4 Benefits of Cross Training At Home

4 Benefits of Cross Training At Home

4 Benefits of Cross Training At Home

What else can you do during lockdown?

Let’s talk about cross training. No, it’s not running, but yes it is useful. Here’s how to make the most of cross training at home.

 

Yoga

The classic pairing for running training. Yoga has travelled a long way from its spiritual roots, and it’s now used as a great way to incorporate flexibility, mobility, and relaxation into your fitness routine. Yoga is particularly good for stretching those key running muscles which might be feeling tight or stiff – hamstrings, quads, calves, hips, and back.

 

How to: check out YouTube for simple yoga flows, or choose a more specific session to work on an area of your body. Look for twists, forward folds, and gentle backbends to compliment your running routine.

 

Weight Training

Weight training doesn’t have to mean a barbell (although if you enjoy that, great!) It can also mean dumbbells, kettlebells, or odd objects like medicine balls or sandbags. The aim is to strengthen your body to even out the impact of running. Think about strengthening upper and lower body, left and right, front and back, to help you through all planes of movement (sagittal, frontal and transverse).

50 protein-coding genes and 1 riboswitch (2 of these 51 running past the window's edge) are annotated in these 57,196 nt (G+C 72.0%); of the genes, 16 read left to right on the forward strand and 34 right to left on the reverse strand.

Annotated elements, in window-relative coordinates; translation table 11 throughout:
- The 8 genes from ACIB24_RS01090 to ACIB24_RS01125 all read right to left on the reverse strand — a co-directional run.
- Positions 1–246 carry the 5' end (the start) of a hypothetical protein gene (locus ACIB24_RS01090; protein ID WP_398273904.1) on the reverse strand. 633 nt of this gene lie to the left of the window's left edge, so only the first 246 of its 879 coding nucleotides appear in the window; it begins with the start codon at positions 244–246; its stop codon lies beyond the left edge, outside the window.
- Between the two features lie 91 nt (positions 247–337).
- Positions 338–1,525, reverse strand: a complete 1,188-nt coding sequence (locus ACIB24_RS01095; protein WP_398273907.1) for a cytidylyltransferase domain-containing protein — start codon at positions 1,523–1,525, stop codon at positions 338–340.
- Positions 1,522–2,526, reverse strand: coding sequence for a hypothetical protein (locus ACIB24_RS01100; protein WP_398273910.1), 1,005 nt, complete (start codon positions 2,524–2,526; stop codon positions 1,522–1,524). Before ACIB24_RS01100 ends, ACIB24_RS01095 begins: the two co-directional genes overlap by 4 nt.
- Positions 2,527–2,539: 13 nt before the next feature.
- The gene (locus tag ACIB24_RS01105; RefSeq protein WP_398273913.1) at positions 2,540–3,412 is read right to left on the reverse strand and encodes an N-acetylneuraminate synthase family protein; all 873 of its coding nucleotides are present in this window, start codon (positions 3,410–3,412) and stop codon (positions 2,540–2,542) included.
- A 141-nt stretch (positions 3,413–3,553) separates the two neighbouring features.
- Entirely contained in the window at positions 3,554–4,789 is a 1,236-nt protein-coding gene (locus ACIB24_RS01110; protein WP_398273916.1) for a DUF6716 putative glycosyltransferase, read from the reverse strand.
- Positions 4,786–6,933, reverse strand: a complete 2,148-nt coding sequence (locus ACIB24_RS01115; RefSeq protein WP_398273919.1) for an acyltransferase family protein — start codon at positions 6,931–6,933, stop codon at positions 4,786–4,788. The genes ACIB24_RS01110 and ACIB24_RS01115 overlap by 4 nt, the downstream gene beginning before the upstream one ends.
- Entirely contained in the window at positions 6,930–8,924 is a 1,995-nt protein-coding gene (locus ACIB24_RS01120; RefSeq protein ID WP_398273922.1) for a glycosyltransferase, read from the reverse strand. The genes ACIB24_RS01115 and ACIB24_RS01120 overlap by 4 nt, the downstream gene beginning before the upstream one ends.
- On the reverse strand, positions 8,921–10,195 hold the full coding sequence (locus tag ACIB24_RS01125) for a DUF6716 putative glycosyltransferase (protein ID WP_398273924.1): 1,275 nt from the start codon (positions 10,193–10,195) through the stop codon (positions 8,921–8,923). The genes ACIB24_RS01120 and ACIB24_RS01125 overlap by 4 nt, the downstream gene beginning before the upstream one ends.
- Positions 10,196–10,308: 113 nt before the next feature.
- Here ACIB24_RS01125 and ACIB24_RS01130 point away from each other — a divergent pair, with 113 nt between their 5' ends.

How to: check YouTube or Instagram for live workouts or free guides to download. Focus on the basics, some kind of squat, overhead press, horizontal push, and hip hinge with a weight that you can handle.

 

HIIT (High Intensity Interval Training)

What is HIIT? High intensity interval training is intense cardio which acts as a conditioning tool, helping to burn body fat and making you a fitter, stronger, more powerful runner. You can do a HIIT session with bodyweight, with weights, or when you’re running. The key is short, intense intervals with recovery time between.

 

How to: choose your method (hill reps/sprints, plyometric bodyweight exercises, or light weights) and go all-out for 20-40 seconds with equal recovery time.

 

Bodyweight Training

Bodyweight training still counts as weight training, but because it uses no equipment (just your bodyweight) it can be as fast or slow as you wish. This means you could do straight sets of press ups, squats, walking lunges, and core exercises – or mix it up with fast changes and dynamic movements to create a cardio effect.

 

How to: it couldn’t be simpler – choose one bodyweight exercise or create a circuit of 4+ for an at-home workout that will strengthen and condition your whole body.

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